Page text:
Wilson v. Wilson, 45 N.M. 224, 114 P.2d 737 (1941)

June 9, 1941 · Supreme Court of New Mexico · No. 4596
45 N.M. 224, 114 P.2d 737

114 P.2d 737


No. 4596.

Supreme Court of New Mexico.

June 9, 1941.

*225H. O. Waggoner, of Albuquerque, for appellant.

Dailey & Rogers and W. Peter McAtee, all of Albuquerque, for appellee.

MABRY, Justice.

This is an appeal from a judgment of. the district court of Bernalillo county holding appellant in contempt for failure to pay support money and attorney fees, theretofore by judgment in a divorce action, required of him. Appellant defends upon the ground that he has been at all times material unable to obtain any employment in which his physical condition would permit him to engage, and that he has no property or other resources upon which to' draw to meet the obligation imposed upon him. The support money required of appellant was for the mirior child of the union with appellee. This union was dissolved by divorce decree in February, 1940.

The court made findings of fact, in addition to the judgment holding appellant in contempt, to the effect that appellant was delinquent in payment to appellee, his former wife, in the sum of $130 and, that he was likewise delinquent in the payment of fees to appellee’s attorney in the divorce suit, in the sum of $50; that plaintiff is “able, if he were so disposed, to engage in gainful occupation whereby he would be in a position to comply with the terms of the original decree; and that ■ there is no evidence to support appellant’s claim that his physical condition” is im*226paired to any greater degree at this time than at the time of the hearing of the divorce action; that appellant has not shown a willingness to comply with the decree of this court and that he has not shown cause why he has not so complied and why he should not he punished for contempt. The judgment concluded with the imposition of a thirty-day jail sentence.

Appellant challenges the judgment of conviction and the thirty-day jail sentence upon the sole ground that there is no evidence to sustain the court’s findings, conclusions and judgment, and that the proof submitted upon his part amply sustain his contention that he was unable, without fault on his part, to render obedience to the order and decree in' such divorce suit.

The facts are substantially as hereinafter set out. Appellant and appellee had been married some eleven years, and had one child of the age of 9 years. They were divorced in February, 1939. Custody of the child went to appellee and $40 per month (but fixed at $20 per month during any period of appellant’s unemployment) was allowed and ordered paid to appellee for child support. Appellant had been employed at various office jobs at a salary of approximately $150 per month much of the time prior to the divorce. He was discharged from his work after the filing of the divorce suit but prior to the decree, and has not been gainfully employed since that time. He has no property or income of any kind from which to secure funds to make such payments, and he lives entirely upon the charity of his parents and friends. Property which he at one time owned, and from which he received a portion of the income for some of the years prior to the divorce, was, in 1928, and before his marriage, transferred and conveyed to a corporation which his father, mother and other relatives control. Whether appellant has any beneficial interest in said property is a question to be hereinafter discussed. In addition, since the beginning of 1940, at least, appellant has been suffering from a severe case of double hernia; that the seriousness of the ailment has become aggravated and more acute since December 1939. Although he was afflicted with this ailment for some years, it had not theretofore caused him any loss of time or great inconvenience.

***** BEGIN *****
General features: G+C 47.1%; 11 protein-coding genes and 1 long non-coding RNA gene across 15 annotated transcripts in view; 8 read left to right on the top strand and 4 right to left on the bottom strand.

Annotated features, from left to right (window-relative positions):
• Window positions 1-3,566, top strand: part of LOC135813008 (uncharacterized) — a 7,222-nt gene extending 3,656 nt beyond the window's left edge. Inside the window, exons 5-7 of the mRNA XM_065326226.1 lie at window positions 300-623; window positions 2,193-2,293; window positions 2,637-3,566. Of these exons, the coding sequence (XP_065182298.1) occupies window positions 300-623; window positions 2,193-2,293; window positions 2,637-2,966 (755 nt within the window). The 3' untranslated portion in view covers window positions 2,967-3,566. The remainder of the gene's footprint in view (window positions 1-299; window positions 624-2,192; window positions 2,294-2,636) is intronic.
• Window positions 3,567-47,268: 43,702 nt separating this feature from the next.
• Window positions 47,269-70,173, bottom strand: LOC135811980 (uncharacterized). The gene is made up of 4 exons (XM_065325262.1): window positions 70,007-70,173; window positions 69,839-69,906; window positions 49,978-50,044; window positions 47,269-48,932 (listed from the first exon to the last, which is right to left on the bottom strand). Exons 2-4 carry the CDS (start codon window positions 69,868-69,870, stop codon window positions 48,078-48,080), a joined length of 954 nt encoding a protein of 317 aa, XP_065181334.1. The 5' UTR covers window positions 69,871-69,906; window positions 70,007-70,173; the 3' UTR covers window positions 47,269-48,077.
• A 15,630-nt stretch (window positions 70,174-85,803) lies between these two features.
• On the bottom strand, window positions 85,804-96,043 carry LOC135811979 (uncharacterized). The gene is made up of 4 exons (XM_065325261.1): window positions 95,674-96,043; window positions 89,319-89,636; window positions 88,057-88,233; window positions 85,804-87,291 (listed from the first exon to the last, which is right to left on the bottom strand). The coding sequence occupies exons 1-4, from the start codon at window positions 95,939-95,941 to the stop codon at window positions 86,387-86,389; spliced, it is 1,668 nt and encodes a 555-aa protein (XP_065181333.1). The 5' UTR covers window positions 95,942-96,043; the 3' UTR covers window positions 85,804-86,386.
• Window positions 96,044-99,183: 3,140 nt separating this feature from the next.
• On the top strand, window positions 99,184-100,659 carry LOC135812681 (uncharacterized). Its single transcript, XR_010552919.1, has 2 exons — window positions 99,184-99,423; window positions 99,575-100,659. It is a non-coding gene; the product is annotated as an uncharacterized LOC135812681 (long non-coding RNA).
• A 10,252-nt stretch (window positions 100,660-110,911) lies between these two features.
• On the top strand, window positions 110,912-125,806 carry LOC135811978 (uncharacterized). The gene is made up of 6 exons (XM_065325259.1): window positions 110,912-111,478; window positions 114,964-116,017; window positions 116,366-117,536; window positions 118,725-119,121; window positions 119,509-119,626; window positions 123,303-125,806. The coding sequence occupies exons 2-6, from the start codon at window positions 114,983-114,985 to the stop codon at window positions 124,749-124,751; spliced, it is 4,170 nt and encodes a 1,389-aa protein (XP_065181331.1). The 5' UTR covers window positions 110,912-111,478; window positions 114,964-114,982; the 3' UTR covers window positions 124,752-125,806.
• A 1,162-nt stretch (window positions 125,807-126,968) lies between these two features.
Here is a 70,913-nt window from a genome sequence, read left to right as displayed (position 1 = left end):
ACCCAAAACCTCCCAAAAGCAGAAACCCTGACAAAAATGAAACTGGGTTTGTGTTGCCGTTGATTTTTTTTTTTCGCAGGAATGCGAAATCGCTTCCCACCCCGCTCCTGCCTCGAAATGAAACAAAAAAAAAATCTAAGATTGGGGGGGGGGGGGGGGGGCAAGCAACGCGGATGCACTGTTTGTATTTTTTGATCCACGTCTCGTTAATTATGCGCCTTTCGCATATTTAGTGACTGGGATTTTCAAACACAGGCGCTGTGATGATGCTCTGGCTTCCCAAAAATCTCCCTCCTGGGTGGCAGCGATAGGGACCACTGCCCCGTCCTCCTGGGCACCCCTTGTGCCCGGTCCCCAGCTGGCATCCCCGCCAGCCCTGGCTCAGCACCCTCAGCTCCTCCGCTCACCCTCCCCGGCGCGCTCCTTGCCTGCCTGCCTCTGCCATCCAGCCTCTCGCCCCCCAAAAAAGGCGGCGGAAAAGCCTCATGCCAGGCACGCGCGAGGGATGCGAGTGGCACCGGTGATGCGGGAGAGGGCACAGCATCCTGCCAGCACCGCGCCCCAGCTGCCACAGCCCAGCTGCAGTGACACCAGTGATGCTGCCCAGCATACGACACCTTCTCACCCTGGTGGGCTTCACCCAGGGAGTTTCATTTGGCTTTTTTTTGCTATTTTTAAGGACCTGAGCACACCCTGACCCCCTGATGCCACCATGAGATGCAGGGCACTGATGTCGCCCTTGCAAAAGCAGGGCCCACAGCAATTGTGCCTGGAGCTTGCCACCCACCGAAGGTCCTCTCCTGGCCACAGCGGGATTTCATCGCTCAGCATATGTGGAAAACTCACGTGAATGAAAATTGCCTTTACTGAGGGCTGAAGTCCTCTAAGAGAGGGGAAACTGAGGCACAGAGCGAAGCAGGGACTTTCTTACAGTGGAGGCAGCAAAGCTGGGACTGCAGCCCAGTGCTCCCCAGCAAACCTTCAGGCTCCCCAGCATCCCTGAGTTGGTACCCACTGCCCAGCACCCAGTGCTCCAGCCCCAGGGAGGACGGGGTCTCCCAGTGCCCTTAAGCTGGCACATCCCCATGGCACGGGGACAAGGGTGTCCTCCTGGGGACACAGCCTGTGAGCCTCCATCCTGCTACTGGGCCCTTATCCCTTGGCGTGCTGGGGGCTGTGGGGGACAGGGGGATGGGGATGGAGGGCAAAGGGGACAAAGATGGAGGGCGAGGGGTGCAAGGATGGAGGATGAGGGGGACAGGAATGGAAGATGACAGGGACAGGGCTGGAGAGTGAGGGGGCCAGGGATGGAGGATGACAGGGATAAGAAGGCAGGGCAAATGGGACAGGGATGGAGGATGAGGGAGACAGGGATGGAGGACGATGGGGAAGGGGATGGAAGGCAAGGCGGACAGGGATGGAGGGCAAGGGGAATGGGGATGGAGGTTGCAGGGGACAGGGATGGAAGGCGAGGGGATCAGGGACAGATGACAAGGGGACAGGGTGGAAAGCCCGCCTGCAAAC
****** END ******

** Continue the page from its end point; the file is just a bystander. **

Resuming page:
Appellant contends that his physical condition resulting from this affliction confines him exclusively to employment not calling for lifting, straining, or other labor involving any considerable physical strain, and that he has been unable, since the date of the divorce, to secure such employment. The evidence of appellant going to his inability to perform labor, involving any considerable physical effort, stands unrefuted in the record. There is some ground to suspect his efforts to secure employment have not been too earnest.

Medical testimony was offered on behalf of appellant to the effect that he was suffering from double hernia, severe and potentially dangerous as to one side, which would likely involve grave hazards to *227his health if jeopardized by any severe strain or unusual physical exertion. Some of the medical testimony, however, was based upon the history of the case as the doctor obtained it from appellant; but, it is clear that appellant is suffering from such double hernia in somewhat aggravated form but whether it is considerably worse than during the last few years of his employment at an office job, is questioned.